At least 80 percent of the seafood Americans eat is imported.
This foreign flood includes some domestic seafood that's shipped to Asia or Europe for processing, then returned to the U.S. and classified as “imported” seafood.
Noted oceans and seafood writer Paul Greenberg decried the drawbacks of this trend in the June 20 edition of The New York Times … see “Why Are We Importing Our Own Fish?”.

Vital Choice Seafood is a notable exception. All of our salmon, white fish, shellfish, canned seafood – except our wild Portuguese sardines and mackerel – is caught or eco-grown in U.S. or Canadian waters and processed in either country.

As Greenberg – the acclaimed author of American Catch and Four Fish – wrote, “Americans eat nearly as much shrimp, mostly farmed in Asia, as the next two most popular seafoods (canned tuna and salmon) combined.”
Campaign asks consumers to pressure the biggest shrimp sellers
Walmart, Carrefour, and Costco were named in the Guardian investigation as the biggest sellers of shrimp whose production relies on slave labor.
The disturbing Guardian report included this quote from a man enslaved on Thai shrimp boats: “They kept me chained up, they didn't care about me or give me any food. They sold us like animals, but we are human beings.”
And, according to the Guardian, one trafficking victim witnessed the murder of at least 20 fellow slaves.
A Thai-based campaign called Project Issara wants consumers to demand action from the three giant grocers.
This initiative asks people to visit their site and submit messages pressing Walmart, Carrefour and Costco to adopt zero tolerance policies and monitor their suppliers.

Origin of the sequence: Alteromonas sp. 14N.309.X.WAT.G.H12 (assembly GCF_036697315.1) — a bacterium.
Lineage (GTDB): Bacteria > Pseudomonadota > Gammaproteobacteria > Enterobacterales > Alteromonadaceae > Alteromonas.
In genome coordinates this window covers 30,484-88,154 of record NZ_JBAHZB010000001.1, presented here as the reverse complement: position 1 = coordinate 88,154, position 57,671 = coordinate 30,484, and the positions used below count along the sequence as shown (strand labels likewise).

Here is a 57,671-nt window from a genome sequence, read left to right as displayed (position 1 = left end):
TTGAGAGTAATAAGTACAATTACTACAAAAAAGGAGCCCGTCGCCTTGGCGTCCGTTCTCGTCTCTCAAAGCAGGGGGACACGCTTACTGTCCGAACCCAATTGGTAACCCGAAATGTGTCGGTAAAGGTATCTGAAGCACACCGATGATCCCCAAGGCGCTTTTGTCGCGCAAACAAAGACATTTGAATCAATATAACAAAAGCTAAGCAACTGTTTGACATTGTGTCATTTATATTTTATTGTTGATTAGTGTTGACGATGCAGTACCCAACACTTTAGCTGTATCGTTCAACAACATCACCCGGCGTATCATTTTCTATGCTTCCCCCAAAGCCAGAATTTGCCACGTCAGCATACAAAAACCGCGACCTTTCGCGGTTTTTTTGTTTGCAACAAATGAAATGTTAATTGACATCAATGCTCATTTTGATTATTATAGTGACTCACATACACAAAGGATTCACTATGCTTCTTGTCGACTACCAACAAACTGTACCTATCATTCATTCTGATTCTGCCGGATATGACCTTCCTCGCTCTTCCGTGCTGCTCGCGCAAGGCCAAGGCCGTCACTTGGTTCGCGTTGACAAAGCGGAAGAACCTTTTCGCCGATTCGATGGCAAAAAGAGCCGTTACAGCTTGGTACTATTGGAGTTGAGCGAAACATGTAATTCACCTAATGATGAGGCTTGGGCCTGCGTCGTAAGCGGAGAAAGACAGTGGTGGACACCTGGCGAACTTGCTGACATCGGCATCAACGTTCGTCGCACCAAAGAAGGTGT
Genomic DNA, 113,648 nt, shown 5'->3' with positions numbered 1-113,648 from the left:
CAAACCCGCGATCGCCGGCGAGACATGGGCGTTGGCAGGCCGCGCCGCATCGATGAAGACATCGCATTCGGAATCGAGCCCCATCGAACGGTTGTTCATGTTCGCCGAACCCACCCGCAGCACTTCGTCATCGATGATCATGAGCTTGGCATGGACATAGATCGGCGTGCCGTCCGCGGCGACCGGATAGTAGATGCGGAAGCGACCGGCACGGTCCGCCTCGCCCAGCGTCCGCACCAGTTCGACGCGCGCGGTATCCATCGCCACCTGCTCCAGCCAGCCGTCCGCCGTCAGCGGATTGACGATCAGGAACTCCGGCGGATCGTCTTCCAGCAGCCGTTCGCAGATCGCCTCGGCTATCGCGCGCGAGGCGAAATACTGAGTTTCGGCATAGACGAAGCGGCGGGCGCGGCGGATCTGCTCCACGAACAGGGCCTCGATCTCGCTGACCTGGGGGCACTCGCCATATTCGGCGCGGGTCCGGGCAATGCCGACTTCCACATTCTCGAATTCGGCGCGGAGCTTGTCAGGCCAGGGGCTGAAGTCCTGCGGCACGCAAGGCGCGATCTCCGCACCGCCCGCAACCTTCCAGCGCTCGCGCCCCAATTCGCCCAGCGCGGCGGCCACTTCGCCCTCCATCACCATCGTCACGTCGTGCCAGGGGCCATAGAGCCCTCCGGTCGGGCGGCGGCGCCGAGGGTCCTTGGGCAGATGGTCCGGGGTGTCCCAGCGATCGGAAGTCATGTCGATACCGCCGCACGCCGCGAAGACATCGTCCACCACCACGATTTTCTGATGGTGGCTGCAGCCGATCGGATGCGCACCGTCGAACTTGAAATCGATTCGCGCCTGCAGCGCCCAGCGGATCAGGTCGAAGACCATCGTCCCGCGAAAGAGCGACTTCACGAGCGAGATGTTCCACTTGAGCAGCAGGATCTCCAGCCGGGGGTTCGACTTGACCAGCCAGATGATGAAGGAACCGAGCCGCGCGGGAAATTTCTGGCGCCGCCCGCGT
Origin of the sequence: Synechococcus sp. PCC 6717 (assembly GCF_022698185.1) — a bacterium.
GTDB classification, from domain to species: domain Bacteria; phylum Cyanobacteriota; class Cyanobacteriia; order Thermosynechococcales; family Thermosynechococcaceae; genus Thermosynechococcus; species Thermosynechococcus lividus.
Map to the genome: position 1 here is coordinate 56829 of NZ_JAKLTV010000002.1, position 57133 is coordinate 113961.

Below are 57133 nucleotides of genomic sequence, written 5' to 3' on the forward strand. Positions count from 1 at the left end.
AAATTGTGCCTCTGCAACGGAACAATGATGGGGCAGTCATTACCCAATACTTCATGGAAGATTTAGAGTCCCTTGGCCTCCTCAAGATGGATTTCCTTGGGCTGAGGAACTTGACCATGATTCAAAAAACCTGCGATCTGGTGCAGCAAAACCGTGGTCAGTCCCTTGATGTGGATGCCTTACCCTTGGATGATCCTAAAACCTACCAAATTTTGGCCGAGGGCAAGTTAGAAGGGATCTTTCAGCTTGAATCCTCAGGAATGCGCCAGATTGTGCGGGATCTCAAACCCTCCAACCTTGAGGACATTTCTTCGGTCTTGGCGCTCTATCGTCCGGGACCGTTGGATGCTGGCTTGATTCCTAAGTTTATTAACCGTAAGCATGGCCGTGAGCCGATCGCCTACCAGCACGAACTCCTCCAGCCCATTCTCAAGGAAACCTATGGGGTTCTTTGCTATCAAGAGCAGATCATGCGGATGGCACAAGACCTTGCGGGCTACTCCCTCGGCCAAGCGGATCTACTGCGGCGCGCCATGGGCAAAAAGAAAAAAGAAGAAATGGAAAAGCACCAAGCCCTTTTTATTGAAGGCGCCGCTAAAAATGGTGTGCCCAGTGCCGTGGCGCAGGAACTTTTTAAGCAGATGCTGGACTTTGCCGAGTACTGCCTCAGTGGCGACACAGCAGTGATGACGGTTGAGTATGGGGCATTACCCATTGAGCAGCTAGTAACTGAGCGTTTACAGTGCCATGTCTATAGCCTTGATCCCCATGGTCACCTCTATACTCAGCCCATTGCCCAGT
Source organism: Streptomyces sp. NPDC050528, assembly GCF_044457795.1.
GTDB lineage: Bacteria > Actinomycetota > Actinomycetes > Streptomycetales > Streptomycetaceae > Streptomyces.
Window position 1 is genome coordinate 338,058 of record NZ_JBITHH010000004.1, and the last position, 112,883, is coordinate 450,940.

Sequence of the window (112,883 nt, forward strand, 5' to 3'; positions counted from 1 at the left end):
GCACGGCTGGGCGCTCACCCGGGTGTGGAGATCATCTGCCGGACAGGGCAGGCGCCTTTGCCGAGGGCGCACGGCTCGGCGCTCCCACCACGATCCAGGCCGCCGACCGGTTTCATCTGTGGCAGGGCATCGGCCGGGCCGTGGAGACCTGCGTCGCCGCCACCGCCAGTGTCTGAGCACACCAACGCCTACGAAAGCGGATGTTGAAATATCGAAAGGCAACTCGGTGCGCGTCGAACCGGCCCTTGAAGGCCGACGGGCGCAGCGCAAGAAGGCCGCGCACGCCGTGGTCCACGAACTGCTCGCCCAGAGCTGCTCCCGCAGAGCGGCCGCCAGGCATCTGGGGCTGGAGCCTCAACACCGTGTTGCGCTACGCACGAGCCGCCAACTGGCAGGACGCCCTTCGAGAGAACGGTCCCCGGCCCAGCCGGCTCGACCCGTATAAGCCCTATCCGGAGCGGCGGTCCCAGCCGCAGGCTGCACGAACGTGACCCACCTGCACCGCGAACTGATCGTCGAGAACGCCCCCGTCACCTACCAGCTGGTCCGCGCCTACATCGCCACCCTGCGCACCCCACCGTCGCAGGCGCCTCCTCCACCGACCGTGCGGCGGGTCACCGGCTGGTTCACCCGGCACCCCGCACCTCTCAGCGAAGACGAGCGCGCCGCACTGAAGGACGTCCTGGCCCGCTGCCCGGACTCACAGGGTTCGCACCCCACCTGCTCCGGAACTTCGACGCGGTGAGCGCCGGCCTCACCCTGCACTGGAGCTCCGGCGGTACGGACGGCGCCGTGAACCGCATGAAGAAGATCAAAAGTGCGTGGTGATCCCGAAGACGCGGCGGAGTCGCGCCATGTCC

We encourage everyone to take action by sending a message from the Project Issara website.
And that fact leads straight to the ongoing scandal of imported Southeast Asian shrimp and widespread abuses – including slavery – among its workforce.
Thailand designated a “worst” offender
Six years ago, we conveyed disturbing findings concerning maltreatment of workers who produce farmed and wild-caught in Southeast Asia … especially Thailand.
Among other investigators, the U.S. State Department and The Solidarity Center found the Thai industry rife with child and forced labor, sexual abuse, physical intimidation and abuse, unpaid wages, and unsafe/unhealthy workplaces.
But it was nearly impossible to get at the truth about any one company, given the bad producers' documented efforts to intimidate workers.
And a broad boycott of all would have harmed poor shrimp workers and innocent companies. (See “Foreign Shrimp Farms Drive Health and Eco Dangers”, “Shrimp-Worker Abuses Exposed”, and “Two Enlightening Fish Stories”.)
Alarming reports prompt renewed calls for reform
You'd think that by now, credible findings publicized widely six years ago would have changed things.
But that hasn't happened, so grass roots groups want you to press the major retailers ... see our sidebar, “Campaign asks consumers to pressure the biggest shrimp sellers”.
In response to ongoing abuses in the Southeast Asian shrimp industry and renewed campaigns to stop them, The New York Times ran an editorial titled “Slavery and the Shrimp on Your Plate”.
The Times editorial was prompted in part by the State Department's annual human trafficking report and a report in the Guardian newspaper, titled “Revealed: Asian slave labour producing prawns for supermarkets in US, UK”.

The State Department report listed Thailand among the worst violators, while Malaysia and Venezuela made the “worst list” for the first time, joining 20 other countries in that category, including North Korea, Iran and Russia.
Thailand exports more than $7 billion of shrimp … with much of that plentitude ending up on Americans' plates.
The Thai government admits that some 300,000 people work in the shrimp industry, most of them undocumented, unprotected migrants.